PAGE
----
PLAYBILL BRIEF ENCOUNTER With Gatz and Blood Knot Actor Scott Shepherd

By Robert Simonson
10 Mar 2012

Scott Shepherd in Gatz
Photo by Joan Marcus

Maybe your locker combination from high school, and every other phone number you've ever had. As you perform it, do different passage strike you more strongly at different performances?
SS: In general, certain passages have a slow, pulsing life. They come into focus over the course of a few shows. And then for a while they won't become as prominent again, and I really don't know why. Then a passage further down the page will start to feel like the centerpiece of that scene. It has a bit of a life of its own that I'm not in control of. I do remember when we finished the show in New York the last time, and we thought this might be the last time we do this — at that point the show was almost ten years old; the first time we did it was in 2005 — there was a section at the end of chapter eight that was in danger of becoming too sentimental. It's all about this goodbye between Gatsby and Nick. I kept a tight rein on it.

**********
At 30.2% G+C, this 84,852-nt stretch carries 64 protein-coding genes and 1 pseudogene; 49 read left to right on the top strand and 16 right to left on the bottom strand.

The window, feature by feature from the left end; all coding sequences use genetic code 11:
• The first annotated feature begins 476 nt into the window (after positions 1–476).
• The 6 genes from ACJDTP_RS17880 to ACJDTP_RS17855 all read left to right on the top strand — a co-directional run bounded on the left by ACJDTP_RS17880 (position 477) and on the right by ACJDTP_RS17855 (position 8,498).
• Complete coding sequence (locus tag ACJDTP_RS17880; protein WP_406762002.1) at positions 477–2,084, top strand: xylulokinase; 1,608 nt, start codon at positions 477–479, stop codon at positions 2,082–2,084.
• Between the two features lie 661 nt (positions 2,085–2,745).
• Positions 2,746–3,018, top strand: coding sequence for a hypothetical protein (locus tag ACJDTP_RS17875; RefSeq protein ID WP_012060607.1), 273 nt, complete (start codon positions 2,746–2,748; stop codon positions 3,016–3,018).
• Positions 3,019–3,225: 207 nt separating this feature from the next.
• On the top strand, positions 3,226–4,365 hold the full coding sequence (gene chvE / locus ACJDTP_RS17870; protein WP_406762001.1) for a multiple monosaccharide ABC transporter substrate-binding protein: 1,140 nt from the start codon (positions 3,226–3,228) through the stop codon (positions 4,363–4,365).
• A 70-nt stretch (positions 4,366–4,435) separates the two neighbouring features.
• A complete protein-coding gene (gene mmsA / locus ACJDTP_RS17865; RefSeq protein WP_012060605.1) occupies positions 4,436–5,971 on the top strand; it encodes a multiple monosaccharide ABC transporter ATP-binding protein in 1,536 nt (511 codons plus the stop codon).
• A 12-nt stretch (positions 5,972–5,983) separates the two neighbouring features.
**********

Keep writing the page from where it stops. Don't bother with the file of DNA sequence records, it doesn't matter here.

When you do the show, do you basically sleep, eat and perform? There's not much room for anything else?
SS: Yeah. I try to do a little exercise before I get to the theatre. After the show, I'm not exhausted yet. I don't feel it until a half hour later, when I go out with the cast for a drink. Then the exhaustion hits.

Do Fitzgerald nuts ever wait for you after the show?
SS: I've been approached by a few professors. And we've been fortunate to have some of the descendants come. A couple of Fitzgerald's grandchildren have come. We usually know they're coming.

When this is all done, I guess you'll never feel the need to read this book again.
SS: I already don't need to read it! For me, it's not really a book to read anymore. I can't really compare it to other books. I can't regard it in the same way. But I do sometimes, when I read a contemporary writer of some kind, I recognize who is down a branch from Fitzgerald, more than, say, Joyce or Faulkner. I was just reading Jonathan Franzen and he really feels like he comes from the Fitzgerald stock.

Read senior correspondent Robert Simonson's earlier appreciation of the Fitzgerald classic as related to the 2010 engagement of Gatz at The Public Theater.